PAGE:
Stakeholder Compromise or Simply Read the Book Before you Start

Singapore seems to be following the happenings in SF day by day and the city state’s Paul Barter over at Reinventing Parking is giving good advice to the city. As I have pointed out before areas where the city is beginning to charge for parking for the first time are picking up their torches and pitchforks and its getting pretty hot.  They neglected to take into consideration the third leg of Shoup’s trivecta, “Return the money to the neighborhood from wince it came.”

Paul calls this a stakeholder compromise. In other words, make the concept of paying for parking more attractive by giving something back.  To wit:

Local stakeholders care about their local parking. Some get territorial about it. This reform suggestion aims to be realistic that people feel a sense of ownership about public spaces in their neighborhoods, including the parking in the streets. They don’t “own” these streets but local governments soon learn that it is foolish to ram through parking reforms that ignore territorial sentiments about parking.

The folks opposed to change also tend to feel more strongly about it than anyone else. So, in social-science-speak, this reform direction is also about defusing the collective action problems associated with parking reform.

So Adaptive Parking reform direction #3 is about giving local stakeholders more reasons to like the reforms and fewer reasons to fear them. It is about accepting that people feel territorial about “their” streets and that we may need to placate those feelings. But it urges us to do so without losing the spirit of the reform. Any compromises should be consistent with the goal of Adaptive Parking to increase the market responsiveness of the local parking system.

The problem in SF is that money from parking is mandated to go to the MTA to fund transportation services, not parking or city services. It seems the folks at SFPark started down this path years ago without considering what was going to happen when they began charging where no charging had gone before.

They seem wedded to Shoup’s theories, but missed a third of the book. He wrote eloquently about how South Pasadena sold their merchants on charging for on street parking by committing to revesting in the neighborhoods and spending the money to improve both infrastructure and parking.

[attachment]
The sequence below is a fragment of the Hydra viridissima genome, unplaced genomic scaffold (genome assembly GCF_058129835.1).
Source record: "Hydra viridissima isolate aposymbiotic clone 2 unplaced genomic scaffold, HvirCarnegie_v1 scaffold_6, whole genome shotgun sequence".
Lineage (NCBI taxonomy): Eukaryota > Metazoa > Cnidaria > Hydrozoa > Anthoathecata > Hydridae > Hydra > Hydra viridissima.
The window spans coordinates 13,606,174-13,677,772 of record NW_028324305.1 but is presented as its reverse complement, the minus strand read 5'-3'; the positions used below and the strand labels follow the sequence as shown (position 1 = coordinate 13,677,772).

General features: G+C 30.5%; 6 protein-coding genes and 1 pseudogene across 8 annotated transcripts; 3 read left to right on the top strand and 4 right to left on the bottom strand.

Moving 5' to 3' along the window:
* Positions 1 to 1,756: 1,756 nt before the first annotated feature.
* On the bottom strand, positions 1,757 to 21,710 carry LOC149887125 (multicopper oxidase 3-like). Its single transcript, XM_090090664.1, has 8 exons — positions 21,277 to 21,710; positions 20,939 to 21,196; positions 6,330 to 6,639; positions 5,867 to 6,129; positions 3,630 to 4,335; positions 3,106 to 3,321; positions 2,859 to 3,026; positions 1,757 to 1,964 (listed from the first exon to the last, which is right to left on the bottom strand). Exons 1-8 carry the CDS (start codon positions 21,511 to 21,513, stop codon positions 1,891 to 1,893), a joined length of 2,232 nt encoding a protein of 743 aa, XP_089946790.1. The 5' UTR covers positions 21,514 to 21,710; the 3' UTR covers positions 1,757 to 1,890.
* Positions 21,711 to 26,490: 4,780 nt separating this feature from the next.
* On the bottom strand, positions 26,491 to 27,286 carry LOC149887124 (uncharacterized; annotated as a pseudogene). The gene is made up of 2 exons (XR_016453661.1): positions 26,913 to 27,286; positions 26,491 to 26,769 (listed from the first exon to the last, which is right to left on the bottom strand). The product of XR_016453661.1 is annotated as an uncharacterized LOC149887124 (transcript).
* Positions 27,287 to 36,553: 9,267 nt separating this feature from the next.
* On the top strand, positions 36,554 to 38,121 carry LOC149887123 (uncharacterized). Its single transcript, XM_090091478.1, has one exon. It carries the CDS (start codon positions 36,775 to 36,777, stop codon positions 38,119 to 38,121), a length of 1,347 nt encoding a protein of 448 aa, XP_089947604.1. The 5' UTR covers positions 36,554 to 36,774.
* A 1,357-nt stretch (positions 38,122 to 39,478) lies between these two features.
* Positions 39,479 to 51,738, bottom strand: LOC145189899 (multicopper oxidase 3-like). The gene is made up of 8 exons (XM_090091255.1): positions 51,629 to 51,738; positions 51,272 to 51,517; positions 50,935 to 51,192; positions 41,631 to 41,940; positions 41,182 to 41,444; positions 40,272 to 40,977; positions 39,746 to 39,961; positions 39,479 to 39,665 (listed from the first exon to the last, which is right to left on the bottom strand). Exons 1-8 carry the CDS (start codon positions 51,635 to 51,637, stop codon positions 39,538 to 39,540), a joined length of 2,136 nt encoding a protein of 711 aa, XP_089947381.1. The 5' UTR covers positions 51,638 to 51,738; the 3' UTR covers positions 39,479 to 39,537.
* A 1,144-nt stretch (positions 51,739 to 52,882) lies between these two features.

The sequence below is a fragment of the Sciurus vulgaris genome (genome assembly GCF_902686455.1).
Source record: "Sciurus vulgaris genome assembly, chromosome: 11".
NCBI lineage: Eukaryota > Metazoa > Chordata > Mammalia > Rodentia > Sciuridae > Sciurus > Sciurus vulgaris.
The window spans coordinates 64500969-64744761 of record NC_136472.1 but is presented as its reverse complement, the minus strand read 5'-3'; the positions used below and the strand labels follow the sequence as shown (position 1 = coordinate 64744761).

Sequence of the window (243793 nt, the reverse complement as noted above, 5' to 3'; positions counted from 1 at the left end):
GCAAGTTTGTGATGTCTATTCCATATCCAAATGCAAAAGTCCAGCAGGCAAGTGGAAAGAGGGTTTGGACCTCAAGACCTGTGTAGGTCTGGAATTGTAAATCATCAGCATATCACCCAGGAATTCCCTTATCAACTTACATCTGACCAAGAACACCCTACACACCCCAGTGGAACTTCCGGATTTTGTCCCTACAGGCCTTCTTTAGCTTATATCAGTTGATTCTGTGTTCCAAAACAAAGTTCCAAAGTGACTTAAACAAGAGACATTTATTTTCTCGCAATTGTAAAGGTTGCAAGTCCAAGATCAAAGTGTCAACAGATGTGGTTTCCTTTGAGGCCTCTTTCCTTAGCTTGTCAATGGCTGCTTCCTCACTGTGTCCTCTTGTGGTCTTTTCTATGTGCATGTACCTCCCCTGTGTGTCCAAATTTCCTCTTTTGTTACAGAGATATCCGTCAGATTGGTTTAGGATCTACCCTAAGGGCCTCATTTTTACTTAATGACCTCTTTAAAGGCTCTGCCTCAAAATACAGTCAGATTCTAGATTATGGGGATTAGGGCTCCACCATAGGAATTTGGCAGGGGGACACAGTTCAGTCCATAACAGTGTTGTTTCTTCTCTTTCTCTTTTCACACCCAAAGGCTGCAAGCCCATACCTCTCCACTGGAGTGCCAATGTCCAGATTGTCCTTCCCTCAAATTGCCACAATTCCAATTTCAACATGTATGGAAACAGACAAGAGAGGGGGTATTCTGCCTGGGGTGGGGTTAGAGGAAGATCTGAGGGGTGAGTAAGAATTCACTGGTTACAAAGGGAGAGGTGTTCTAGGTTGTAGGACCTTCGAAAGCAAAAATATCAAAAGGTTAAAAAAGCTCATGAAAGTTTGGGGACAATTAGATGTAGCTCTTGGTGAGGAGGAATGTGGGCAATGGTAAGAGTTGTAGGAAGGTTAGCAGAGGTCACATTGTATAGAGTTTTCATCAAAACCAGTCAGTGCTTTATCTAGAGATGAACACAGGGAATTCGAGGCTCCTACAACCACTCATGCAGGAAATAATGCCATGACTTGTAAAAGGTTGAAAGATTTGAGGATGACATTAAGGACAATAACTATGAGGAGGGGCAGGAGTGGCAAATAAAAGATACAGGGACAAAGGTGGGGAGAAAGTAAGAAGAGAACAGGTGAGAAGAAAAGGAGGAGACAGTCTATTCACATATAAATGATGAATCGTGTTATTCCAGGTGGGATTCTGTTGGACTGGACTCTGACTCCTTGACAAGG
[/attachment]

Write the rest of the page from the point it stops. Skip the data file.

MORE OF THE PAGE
SF seems to be caught. Its hard to imagine MTA giving up any of the millions it receives from parking so there you go. Plus there is a large public transit lobby that wants cars gone, period.

However, if memory serves, Shoupistas have a solution.  Let the MTA have the money it is getting now, and give the INCREASE back to the neighborhoods. Everybody wins.

It won’t happen, though. Metro has most likely spent the money it is expecting from the new parking fees so good luck. However there is room for compromise as recommended by Barter. The city has already yielded on charging for parking after hours and on weekends. And this means that some creative parking magic might still win the day.

We shall see if a blend of Shoupista and Singapore Parking will take hold in San Francisco.


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One Response to Stakeholder Compromise or Simply Read the Book Before you Start

  1. Brandy Stanley says:

    Funny – using fees generated from people driving to fund an agency that doesn’t want anybody to drive. Where do they go for money when/if they succeed in getting less people on the road?

    Look what happened to fees from gas taxes that went to fund roads – it has dried up as car manufacturers make cars with better gas mileage. So now you have the same number of cars (most likely more) driving on the roads but your maintenance and expansion money now has to come from other sources.

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